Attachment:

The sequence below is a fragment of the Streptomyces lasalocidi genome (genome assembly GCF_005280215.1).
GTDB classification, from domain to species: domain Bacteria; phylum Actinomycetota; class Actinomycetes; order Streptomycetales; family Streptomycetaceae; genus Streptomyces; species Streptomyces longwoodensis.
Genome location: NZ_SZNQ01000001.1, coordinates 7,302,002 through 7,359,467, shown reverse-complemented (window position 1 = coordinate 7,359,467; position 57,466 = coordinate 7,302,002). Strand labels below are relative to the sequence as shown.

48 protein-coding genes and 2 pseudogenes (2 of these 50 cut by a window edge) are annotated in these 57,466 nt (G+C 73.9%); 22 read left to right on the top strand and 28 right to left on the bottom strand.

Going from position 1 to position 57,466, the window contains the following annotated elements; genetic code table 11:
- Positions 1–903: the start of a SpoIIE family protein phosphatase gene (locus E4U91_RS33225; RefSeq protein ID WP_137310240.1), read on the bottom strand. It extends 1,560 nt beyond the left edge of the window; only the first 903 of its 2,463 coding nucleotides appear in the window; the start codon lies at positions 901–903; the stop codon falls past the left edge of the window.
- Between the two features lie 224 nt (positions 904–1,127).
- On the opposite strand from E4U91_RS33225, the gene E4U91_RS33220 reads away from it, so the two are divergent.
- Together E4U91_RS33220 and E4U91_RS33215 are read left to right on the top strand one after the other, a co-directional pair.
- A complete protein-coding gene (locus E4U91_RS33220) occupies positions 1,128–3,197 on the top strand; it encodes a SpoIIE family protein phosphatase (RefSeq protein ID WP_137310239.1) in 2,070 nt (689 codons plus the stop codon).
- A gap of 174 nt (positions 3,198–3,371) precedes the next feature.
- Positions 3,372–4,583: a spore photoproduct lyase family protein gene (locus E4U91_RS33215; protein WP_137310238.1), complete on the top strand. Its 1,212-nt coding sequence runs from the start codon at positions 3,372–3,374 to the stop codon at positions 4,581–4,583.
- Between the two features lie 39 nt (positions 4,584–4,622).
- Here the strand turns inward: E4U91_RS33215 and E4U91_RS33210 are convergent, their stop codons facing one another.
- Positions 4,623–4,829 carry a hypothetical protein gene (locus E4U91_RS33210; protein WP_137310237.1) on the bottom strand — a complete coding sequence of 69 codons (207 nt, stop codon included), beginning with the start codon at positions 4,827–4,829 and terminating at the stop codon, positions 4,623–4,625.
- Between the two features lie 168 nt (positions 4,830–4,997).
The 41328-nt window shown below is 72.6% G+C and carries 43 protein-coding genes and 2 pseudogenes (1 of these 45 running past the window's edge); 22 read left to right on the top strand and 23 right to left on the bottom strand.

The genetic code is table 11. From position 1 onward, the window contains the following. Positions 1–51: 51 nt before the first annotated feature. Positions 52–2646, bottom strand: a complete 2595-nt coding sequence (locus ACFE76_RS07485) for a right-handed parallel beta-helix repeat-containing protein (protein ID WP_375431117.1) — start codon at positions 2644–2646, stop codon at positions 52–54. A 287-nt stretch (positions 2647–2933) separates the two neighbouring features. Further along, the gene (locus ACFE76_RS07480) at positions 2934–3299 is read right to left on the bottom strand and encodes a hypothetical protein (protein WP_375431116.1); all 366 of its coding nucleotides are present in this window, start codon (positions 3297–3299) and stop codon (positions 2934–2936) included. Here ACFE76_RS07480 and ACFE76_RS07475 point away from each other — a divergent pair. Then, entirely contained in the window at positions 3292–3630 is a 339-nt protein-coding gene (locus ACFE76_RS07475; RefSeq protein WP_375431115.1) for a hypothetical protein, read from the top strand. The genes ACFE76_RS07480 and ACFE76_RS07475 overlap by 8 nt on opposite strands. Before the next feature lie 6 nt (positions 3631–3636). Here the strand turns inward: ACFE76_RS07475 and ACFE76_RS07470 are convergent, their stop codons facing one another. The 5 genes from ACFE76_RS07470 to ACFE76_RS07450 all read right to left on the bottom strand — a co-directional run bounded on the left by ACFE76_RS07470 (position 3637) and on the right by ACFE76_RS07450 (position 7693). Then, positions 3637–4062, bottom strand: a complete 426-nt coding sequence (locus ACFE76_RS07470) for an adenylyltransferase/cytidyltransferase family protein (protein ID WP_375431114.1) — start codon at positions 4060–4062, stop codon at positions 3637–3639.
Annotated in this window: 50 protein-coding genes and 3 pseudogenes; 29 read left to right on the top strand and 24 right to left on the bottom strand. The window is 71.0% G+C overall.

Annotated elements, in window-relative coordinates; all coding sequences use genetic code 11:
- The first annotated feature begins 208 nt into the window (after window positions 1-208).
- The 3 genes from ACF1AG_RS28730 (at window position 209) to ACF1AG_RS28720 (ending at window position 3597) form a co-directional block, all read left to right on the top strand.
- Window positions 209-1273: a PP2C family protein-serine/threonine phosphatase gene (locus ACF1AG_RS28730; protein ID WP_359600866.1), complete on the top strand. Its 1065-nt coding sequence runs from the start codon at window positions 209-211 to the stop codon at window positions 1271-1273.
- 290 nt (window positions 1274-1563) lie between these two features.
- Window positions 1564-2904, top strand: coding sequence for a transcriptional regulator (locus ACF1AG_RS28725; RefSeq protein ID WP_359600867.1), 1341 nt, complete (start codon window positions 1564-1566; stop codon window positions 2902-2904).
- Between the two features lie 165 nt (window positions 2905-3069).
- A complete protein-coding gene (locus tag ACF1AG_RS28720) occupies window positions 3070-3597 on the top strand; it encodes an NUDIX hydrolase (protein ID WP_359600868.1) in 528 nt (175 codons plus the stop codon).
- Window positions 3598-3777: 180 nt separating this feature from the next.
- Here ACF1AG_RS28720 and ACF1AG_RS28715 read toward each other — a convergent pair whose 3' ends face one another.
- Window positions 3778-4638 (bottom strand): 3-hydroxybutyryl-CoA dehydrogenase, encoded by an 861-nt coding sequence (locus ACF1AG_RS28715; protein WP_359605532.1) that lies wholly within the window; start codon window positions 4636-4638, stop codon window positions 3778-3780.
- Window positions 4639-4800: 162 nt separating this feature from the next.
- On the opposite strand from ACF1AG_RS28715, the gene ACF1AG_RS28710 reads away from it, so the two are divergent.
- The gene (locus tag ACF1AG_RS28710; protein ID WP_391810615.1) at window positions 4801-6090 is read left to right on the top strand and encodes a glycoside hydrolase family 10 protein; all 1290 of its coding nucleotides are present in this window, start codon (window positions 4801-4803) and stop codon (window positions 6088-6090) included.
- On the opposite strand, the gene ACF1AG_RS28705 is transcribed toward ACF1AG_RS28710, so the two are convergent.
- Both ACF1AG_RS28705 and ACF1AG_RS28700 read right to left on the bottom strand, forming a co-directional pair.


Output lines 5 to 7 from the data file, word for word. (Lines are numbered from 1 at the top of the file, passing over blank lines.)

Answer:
Going from position 1 to position 57,466, the window contains the following annotated elements; genetic code table 11:
- Positions 1–903: the start of a SpoIIE family protein phosphatase gene (locus E4U91_RS33225; RefSeq protein ID WP_137310240.1), read on the bottom strand. It extends 1,560 nt beyond the left edge of the window; only the first 903 of its 2,463 coding nucleotides appear in the window; the start codon lies at positions 901–903; the stop codon falls past the left edge of the window.
- Between the two features lie 224 nt (positions 904–1,127).